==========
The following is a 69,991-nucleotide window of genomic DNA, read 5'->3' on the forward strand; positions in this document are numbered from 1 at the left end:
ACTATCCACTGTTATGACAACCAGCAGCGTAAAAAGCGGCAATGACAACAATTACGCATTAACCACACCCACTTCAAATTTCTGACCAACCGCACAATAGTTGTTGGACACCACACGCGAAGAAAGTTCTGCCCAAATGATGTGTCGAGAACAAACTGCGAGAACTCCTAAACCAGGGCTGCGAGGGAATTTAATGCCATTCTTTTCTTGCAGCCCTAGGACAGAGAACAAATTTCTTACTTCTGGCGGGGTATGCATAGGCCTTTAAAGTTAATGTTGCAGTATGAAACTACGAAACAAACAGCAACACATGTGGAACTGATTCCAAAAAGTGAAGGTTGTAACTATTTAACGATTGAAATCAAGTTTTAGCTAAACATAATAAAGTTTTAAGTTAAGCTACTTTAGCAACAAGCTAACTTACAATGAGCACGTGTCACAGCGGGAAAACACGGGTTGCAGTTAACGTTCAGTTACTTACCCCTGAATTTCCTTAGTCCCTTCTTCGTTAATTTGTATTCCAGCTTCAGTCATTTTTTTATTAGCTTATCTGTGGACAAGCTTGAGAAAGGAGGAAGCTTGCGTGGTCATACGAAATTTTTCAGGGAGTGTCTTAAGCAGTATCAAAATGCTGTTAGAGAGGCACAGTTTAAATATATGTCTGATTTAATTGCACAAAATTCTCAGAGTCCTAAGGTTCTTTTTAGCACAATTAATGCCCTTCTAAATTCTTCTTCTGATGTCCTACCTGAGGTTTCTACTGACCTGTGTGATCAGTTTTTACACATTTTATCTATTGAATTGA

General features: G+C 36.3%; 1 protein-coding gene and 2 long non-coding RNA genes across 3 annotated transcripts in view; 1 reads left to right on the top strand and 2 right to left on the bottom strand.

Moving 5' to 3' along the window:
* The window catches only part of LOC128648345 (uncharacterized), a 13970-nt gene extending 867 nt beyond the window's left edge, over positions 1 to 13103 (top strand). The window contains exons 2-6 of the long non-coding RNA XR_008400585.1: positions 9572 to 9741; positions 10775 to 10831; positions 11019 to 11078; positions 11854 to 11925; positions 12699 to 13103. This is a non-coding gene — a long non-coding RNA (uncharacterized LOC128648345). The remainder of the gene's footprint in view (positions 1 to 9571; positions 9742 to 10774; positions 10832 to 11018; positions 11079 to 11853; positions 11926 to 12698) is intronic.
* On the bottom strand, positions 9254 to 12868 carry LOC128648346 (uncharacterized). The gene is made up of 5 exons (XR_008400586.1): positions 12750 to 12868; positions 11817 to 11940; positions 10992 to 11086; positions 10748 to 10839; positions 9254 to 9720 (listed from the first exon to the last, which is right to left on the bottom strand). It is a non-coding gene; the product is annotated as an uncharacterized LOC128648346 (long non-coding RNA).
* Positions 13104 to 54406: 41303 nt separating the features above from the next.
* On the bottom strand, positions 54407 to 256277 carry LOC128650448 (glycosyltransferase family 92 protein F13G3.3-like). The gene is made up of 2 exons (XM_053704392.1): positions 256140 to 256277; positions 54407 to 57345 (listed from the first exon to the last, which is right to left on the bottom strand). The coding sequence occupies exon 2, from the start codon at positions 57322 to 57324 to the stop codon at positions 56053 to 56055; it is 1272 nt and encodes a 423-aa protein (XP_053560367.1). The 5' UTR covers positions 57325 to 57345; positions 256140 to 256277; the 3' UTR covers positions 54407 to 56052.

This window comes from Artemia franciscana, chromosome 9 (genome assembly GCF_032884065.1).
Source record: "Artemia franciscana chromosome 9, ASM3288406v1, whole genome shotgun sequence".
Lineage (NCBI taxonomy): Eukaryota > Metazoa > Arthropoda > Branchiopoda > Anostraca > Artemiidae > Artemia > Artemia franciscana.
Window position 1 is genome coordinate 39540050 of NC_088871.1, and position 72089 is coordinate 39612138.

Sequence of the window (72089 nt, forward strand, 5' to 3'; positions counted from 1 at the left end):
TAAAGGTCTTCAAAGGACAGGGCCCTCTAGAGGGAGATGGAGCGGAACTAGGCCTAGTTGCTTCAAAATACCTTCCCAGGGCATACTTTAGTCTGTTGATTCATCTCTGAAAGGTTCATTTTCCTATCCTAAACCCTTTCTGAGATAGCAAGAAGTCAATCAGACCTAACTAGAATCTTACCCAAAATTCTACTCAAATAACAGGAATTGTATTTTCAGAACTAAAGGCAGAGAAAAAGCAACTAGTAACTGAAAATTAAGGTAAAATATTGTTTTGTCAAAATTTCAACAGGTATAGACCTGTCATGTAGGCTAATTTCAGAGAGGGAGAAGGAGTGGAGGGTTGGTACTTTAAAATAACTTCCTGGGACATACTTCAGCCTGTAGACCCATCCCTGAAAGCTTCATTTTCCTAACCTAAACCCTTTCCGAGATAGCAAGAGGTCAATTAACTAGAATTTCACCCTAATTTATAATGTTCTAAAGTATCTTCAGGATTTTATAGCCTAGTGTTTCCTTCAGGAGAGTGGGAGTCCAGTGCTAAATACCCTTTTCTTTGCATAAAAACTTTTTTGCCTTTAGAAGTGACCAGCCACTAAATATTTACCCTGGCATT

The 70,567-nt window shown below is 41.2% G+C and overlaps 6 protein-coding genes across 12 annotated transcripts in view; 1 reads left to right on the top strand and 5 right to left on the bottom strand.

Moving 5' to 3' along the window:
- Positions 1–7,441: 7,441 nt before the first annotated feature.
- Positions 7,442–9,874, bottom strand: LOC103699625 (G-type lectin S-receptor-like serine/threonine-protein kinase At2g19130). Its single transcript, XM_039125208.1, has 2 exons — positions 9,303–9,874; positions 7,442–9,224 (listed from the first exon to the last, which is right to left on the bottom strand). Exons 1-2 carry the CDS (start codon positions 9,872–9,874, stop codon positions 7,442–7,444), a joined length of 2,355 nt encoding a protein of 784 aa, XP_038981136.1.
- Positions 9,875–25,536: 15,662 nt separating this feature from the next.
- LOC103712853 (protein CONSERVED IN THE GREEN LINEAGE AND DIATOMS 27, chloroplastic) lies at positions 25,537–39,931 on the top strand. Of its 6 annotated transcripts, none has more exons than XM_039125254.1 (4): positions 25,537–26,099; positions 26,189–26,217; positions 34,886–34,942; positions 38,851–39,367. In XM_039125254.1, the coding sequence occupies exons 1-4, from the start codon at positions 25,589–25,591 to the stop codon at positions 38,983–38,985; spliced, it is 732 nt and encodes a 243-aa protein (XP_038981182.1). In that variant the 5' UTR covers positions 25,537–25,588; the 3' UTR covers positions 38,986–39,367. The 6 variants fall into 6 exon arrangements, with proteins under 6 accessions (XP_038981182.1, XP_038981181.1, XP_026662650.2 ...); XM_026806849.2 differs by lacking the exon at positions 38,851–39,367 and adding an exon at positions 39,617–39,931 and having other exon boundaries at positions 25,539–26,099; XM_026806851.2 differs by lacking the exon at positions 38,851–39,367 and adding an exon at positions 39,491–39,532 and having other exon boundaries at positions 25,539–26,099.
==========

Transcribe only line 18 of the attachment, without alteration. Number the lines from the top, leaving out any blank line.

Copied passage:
- Positions 7,442–9,874, bottom strand: LOC103699625 (G-type lectin S-receptor-like serine/threonine-protein kinase At2g19130). Its single transcript, XM_039125208.1, has 2 exons — positions 9,303–9,874; positions 7,442–9,224 (listed from the first exon to the last, which is right to left on the bottom strand). Exons 1-2 carry the CDS (start codon positions 9,872–9,874, stop codon positions 7,442–7,444), a joined length of 2,355 nt encoding a protein of 784 aa, XP_038981136.1.